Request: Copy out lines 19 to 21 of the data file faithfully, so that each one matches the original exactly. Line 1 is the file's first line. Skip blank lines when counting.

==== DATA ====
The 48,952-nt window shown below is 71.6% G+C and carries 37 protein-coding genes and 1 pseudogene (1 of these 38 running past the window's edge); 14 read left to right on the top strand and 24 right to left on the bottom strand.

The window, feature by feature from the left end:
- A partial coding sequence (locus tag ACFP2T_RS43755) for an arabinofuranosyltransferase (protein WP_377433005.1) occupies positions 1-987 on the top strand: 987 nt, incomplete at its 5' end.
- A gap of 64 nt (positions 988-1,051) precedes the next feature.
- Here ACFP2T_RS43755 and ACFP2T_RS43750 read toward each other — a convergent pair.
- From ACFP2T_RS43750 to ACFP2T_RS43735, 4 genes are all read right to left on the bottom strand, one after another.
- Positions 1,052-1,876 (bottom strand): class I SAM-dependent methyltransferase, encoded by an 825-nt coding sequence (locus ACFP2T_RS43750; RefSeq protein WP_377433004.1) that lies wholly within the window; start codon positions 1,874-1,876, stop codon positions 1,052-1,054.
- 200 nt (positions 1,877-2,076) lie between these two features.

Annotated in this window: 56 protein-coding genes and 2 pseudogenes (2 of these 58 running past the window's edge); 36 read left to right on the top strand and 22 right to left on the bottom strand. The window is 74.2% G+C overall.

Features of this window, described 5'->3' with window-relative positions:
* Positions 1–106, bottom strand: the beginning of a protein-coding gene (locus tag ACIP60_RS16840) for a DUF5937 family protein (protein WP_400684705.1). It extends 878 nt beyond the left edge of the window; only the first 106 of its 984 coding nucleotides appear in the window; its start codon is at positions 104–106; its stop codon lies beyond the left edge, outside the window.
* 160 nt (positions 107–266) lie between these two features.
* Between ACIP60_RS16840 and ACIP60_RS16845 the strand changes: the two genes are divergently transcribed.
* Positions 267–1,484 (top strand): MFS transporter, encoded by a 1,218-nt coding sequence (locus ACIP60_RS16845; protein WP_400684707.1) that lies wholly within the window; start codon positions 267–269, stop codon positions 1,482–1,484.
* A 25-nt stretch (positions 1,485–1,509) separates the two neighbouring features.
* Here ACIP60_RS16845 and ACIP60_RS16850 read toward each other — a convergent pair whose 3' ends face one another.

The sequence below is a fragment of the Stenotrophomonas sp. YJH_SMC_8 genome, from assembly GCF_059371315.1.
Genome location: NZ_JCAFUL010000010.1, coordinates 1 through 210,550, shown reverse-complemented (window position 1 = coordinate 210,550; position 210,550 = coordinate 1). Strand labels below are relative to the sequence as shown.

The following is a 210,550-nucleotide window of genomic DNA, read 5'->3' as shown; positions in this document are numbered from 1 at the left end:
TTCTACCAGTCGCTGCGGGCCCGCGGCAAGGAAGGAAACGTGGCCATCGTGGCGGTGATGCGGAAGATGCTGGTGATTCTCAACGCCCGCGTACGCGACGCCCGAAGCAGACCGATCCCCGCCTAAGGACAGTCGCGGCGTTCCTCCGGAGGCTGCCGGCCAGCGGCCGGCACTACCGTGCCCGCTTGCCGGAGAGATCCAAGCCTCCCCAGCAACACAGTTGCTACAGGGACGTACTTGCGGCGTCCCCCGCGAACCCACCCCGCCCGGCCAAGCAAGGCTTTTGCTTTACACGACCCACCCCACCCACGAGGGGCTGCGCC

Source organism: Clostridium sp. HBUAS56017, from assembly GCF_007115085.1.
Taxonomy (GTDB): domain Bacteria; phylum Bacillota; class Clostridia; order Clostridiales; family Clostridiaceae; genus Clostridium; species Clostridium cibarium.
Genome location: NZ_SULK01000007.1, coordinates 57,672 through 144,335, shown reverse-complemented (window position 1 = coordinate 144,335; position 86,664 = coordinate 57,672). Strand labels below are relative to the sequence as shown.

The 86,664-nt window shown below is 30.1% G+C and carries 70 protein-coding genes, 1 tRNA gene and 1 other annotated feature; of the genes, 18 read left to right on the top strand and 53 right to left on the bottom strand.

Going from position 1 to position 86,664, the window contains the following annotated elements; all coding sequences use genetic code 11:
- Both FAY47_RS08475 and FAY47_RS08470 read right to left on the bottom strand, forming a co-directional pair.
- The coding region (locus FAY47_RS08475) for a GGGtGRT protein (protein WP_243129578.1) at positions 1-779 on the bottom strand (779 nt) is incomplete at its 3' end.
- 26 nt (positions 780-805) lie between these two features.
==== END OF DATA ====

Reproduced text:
The following is a 210,550-nucleotide window of genomic DNA, read 5'->3' as shown; positions in this document are numbered from 1 at the left end:
TTCTACCAGTCGCTGCGGGCCCGCGGCAAGGAAGGAAACGTGGCCATCGTGGCGGTGATGCGGAAGATGCTGGTGATTCTCAACGCCCGCGTACGCGACGCCCGAAGCAGACCGATCCCCGCCTAAGGACAGTCGCGGCGTTCCTCCGGAGGCTGCCGGCCAGCGGCCGGCACTACCGTGCCCGCTTGCCGGAGAGATCCAAGCCTCCCCAGCAACACAGTTGCTACAGGGACGTACTTGCGGCGTCCCCCGCGAACCCACCCCGCCCGGCCAAGCAAGGCTTTTGCTTTACACGACCCACCCCACCCACGAGGGGCTGCGCC

Source organism: Clostridium sp. HBUAS56017, from assembly GCF_007115085.1.